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Bullying Extremes and Social Media’s Part

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We all remember those days in preschool where the biggest toddler would snatch away the toy you were playing with and exclaim “Mine!”. Some of us would cry, some of us would begin a tug of war and others would just take the loss and find another toy to enjoy. For most though, bullying seemed to have ended in the sandbox.

Nowadays bullying occurs in every facet of people’s lives. From the homeless to the bosses, everyone experiences some form of negative pressure to do things against their own will. But has it gone too far?

So many incidents have arose, shootings, suicides and manic behaviors sparked by the distress of a bullied teen. Jamey Rodemeyer, a 14 year old Buffalo, N.Y. boy, took his own life because the constant bullying about his sexuality had become unbearable. His pleads for acceptance was met by threats and derogatory terms instead.

Even celebrities endure bullying. Powerful business man P. Diddy exchanged words with on again off again jailbird T.I. simply because he was seen not drinking the vodka brand P.Diddy endorses. Shouldn’t T.I. have the right to drink whatever he likes? Even more mind boggling is who made P. Diddy the liquor president and gave him power to enforce the liquor laws? Sounds to me like a classic case of too much ego and not enough sense.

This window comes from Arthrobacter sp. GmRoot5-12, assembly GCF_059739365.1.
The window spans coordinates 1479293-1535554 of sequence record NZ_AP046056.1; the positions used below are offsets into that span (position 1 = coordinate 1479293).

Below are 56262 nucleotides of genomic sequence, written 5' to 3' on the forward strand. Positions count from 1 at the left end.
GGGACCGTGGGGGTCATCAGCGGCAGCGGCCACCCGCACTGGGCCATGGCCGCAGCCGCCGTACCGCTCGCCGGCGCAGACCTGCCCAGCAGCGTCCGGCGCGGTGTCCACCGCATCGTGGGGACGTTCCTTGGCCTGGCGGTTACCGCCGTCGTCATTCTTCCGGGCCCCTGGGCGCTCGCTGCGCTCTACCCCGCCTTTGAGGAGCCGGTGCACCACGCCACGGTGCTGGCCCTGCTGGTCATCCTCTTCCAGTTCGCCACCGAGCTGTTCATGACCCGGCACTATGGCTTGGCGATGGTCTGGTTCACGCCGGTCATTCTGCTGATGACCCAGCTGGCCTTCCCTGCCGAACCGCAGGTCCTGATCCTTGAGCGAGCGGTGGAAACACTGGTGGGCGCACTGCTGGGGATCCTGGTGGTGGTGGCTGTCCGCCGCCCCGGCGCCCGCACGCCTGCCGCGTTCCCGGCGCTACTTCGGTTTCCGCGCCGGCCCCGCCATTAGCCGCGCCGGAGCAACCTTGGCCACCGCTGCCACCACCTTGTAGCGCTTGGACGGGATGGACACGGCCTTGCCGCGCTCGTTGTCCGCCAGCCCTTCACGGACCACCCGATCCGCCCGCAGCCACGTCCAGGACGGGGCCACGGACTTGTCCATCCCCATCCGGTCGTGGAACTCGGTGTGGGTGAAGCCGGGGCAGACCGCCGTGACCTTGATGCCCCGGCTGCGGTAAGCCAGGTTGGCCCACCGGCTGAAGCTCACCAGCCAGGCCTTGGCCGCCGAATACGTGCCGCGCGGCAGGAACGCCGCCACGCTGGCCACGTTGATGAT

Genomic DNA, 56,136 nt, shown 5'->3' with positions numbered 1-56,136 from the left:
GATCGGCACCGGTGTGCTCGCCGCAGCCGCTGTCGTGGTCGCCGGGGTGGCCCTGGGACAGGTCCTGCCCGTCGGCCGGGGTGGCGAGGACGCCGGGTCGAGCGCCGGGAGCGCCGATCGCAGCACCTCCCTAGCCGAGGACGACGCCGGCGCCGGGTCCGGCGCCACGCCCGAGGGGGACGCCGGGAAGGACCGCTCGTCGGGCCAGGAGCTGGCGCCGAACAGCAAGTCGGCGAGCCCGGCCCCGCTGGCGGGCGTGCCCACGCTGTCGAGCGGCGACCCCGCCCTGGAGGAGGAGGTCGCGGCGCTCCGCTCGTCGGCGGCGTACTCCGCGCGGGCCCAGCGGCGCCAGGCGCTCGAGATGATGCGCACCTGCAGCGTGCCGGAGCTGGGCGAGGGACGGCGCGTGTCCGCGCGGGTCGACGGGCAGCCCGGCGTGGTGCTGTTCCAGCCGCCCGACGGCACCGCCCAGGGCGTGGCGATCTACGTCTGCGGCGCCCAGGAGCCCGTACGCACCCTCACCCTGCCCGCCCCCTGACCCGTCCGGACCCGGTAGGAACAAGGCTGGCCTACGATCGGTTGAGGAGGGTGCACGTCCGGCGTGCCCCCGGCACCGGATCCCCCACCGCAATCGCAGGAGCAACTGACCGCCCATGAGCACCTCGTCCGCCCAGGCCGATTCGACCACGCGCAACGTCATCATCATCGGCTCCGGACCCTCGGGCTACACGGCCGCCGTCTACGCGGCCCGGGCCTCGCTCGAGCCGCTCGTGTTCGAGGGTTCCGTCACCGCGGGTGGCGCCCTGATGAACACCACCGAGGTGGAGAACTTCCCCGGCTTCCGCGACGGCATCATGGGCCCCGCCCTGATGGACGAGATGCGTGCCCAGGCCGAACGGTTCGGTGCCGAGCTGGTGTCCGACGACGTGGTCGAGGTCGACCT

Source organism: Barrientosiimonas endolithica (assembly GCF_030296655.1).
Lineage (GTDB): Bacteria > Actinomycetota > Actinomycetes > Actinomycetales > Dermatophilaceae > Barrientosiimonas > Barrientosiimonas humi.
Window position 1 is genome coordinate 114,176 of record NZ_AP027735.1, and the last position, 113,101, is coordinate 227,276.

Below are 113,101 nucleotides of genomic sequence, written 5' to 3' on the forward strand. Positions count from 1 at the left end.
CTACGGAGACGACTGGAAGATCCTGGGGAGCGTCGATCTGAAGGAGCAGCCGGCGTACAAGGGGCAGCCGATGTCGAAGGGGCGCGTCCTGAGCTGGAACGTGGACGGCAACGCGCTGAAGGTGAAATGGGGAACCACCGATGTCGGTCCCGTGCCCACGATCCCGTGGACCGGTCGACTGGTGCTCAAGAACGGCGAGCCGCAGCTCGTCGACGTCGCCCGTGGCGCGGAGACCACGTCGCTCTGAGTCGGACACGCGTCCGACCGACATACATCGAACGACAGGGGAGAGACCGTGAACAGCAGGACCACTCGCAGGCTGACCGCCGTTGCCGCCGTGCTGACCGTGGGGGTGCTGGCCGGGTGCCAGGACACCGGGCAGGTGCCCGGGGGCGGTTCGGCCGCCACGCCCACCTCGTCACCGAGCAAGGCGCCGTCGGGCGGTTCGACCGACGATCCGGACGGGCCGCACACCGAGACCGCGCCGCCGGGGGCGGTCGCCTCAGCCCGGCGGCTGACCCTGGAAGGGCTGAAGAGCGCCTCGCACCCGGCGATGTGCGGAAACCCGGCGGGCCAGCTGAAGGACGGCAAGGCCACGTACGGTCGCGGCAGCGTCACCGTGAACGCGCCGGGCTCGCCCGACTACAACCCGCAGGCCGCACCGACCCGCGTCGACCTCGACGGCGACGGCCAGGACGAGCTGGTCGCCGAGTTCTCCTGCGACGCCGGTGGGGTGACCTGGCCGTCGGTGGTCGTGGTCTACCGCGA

Social Media plays an important part too. With the success of websites like Facebook, Twitter and the like, getting your personal opinions and ideas out to the world is easy as one, two, three. Anyone is an author and can post pictures requiring no releases. What happens when blogs are written about you? Or Facebook statuses exposing your secrets are posted for the whole world to see. It makes bullying that much easier to reach far beyond the classroom and workplace.

Now that we know bullying has reached an extreme, what do we do about it? Some parent teaches their kids to fight back, to exchange words and to never let someone see you sweat. Others teach to turn the other cheek. Should we also teach our kids to delete their Facebooks and Twitters to avoid social media conflict altogether? Definitely not. We need to reach the root of the problem, and then extract it. Until then we can only hope another fight doesn’t ensue or another life gets loss.

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